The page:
It never happened again after that night, and luckily the next few weeks went by fast, as we permitted Lizzie and Reggie to spend more and more time outside of the kitchen. It was a relief to all of us. We hated having to keep them behind that pet gate even more than they did, I’m pretty sure.
Lizzie’s magician’s act that night is still one of my favorite memories of her, and of my life with her dad, Audie Roberts. I’ll always smile when I think of how we laughed in disbelief and admiration of our “little Houdini.”
Lizzie is a miraculous dog – in so many ways. But her ability to cheat death is the most amazing feat of willpower and perseverance and strength I have ever witnessed in any dog, or even in any person.
She has survived cancer, radiation and chemotherapy, multiple mast cell tumors, heat stroke, a collapsed trachea, and earlier this year, on March 14th, prednisone.
When we were with Dr. Clifton at Hope Clinic that afternoon, Lizzie was not in good shape. Audie felt it was time. Dr. Clifton, Dr. Jeni, and the team all thought so.
But I had another instinct.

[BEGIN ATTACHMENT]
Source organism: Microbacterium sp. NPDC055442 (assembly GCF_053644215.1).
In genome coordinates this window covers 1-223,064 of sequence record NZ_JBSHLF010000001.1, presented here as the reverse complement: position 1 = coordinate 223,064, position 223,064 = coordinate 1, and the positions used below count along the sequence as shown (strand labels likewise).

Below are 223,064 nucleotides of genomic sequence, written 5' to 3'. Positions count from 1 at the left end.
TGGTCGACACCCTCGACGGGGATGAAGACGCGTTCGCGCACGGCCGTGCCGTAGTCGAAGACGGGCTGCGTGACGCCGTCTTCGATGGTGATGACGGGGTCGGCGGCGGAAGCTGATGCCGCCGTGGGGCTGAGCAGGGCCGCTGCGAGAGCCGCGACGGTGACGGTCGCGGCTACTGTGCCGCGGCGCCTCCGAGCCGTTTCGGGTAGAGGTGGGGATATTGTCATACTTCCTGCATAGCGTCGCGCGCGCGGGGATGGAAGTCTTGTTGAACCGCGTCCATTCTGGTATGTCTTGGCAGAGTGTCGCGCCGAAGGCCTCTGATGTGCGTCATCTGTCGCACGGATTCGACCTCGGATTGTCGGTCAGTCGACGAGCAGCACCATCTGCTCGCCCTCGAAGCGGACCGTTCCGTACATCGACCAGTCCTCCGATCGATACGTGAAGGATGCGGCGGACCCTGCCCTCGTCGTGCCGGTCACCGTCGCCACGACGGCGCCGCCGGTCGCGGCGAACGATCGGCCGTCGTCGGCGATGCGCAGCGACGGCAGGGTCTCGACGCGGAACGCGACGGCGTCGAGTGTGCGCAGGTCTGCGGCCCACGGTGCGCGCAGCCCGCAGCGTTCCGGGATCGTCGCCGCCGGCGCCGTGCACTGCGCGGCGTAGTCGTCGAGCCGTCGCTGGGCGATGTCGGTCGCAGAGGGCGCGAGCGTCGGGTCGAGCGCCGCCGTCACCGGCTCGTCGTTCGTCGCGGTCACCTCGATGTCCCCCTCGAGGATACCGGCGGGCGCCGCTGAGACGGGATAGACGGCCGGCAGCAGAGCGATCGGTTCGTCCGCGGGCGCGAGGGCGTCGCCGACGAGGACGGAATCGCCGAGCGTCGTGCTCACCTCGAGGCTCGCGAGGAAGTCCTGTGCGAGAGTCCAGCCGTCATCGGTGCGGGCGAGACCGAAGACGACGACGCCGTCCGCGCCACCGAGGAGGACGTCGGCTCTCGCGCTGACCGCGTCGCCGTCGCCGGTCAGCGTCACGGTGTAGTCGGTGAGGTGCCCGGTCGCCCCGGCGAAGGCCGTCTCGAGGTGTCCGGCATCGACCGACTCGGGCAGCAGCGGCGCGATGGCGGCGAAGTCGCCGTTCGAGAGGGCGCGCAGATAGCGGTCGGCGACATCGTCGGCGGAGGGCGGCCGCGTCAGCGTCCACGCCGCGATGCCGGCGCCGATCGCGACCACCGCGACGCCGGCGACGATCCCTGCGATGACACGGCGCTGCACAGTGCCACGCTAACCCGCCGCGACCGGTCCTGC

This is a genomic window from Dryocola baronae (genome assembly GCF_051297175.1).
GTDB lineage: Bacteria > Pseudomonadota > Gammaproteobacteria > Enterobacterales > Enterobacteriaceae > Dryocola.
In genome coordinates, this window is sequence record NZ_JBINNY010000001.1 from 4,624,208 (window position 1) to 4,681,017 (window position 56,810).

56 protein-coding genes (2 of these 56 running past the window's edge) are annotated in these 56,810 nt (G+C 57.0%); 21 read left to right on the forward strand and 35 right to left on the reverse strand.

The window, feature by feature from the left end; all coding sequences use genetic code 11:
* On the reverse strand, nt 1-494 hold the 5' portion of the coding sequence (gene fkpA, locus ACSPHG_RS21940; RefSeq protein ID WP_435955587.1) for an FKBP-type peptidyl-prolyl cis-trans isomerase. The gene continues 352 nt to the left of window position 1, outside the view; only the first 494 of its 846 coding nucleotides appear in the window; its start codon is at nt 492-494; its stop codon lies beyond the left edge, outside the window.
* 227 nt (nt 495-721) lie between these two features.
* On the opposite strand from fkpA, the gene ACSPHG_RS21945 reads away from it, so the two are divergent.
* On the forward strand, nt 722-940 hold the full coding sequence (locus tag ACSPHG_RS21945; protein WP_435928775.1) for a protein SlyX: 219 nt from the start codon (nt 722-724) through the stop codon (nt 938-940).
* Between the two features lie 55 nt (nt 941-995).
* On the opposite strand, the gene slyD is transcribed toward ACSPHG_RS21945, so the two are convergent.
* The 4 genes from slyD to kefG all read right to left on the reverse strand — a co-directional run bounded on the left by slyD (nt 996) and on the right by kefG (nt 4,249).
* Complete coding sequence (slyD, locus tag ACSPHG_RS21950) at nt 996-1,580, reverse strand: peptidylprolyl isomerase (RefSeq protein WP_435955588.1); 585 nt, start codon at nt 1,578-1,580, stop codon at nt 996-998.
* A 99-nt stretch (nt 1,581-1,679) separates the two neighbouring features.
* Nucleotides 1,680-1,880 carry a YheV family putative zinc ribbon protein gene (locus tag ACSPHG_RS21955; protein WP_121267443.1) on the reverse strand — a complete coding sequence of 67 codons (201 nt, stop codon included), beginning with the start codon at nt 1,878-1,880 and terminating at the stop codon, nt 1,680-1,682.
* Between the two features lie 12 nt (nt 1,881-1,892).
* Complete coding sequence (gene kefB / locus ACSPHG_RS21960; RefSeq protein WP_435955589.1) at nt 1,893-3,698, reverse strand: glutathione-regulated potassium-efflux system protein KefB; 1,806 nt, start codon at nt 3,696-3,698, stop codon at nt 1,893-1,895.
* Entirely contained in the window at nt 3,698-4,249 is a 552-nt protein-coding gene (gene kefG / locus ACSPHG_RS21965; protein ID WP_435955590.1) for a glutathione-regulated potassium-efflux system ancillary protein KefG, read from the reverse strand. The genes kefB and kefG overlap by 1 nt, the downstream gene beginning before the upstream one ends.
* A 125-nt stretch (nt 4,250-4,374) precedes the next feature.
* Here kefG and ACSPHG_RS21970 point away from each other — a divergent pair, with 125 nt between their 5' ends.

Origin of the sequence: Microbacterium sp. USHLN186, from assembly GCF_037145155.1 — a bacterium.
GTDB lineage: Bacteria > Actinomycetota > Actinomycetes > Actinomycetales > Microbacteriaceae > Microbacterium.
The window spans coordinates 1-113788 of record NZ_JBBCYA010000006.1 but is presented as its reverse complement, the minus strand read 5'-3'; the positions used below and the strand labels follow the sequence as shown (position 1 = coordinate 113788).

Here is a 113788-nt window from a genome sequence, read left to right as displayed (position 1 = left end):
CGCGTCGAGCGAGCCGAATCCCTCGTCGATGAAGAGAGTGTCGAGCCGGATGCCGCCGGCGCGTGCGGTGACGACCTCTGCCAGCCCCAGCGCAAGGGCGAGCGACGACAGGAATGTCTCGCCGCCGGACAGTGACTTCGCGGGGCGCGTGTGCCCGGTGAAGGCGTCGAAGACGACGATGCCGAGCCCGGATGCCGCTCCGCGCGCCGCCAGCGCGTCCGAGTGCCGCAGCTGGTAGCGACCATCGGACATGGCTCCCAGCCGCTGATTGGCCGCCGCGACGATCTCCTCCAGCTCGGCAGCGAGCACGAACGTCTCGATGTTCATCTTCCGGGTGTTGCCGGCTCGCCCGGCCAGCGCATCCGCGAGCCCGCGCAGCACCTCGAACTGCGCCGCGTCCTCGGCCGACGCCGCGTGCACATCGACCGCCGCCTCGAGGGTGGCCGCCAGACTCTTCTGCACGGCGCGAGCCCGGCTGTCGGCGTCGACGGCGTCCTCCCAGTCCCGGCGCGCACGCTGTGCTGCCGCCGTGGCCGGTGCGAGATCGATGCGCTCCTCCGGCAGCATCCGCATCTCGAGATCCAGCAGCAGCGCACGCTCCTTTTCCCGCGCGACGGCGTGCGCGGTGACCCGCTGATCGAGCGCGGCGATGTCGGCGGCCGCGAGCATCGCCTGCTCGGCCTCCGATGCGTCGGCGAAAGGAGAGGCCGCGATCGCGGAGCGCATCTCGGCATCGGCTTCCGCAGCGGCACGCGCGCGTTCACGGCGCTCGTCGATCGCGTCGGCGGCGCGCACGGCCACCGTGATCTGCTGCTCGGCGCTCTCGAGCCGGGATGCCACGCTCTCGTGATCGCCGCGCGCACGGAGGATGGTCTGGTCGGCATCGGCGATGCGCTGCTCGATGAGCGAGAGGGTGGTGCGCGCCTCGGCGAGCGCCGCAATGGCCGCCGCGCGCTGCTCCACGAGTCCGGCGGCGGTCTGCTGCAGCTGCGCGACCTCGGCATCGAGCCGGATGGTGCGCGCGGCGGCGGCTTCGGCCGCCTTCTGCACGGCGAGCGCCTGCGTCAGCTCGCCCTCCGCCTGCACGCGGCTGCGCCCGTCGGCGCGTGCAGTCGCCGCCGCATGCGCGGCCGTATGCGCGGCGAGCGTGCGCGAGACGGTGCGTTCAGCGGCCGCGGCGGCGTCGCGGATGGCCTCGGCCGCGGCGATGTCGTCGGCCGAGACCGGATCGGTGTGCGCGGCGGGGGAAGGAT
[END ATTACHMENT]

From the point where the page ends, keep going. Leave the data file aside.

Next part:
I asked Dr. Clifton if she thought Lizzie would be all right to bring home for just one night so we could say goodbye. I’d needed that one more night with Toby back in 2011, and if there was any way to have that time with Lizzie, too, I wanted that chance. I wanted Audie to have that chance, also. I knew from experience how much it would mean to him down the road to have one last night with his first dog.
Dr. Clifton listened to Lizzie’s heart and lungs, made a judgment call that it probably would be safe, and then said it was up to us. She did warn us that Lizzie might not make it through the night, and that watching our dog pass away would be extremely painful. But, she also said there was certainly a chance that Lizzie would be able to make it one more day, if that’s what I wanted. At first, Audie was adamant that we put her to sleep then and there, and I went back and forth with him on that – he thought it was cruel to keep her alive for our sake, but eventually he changed his mind.
We took Lizzie home with us, believing it would be for the last time.
In the middle of the night, at about 4 a.m. Lizzie suddenly started panting heavily and struggling to breathe. I thought she was suffocating, as Dr. Clifton had warned. I cried as I held her and rocked her and begged God, prayed over and over, that God forgive me for being selfish and to please not punish her for what I’d done. I asked God over and over to stop Lizzie’s suffering and bring her peace, to let her rest. I promised God I’d do anything if He’d just punish me, not her.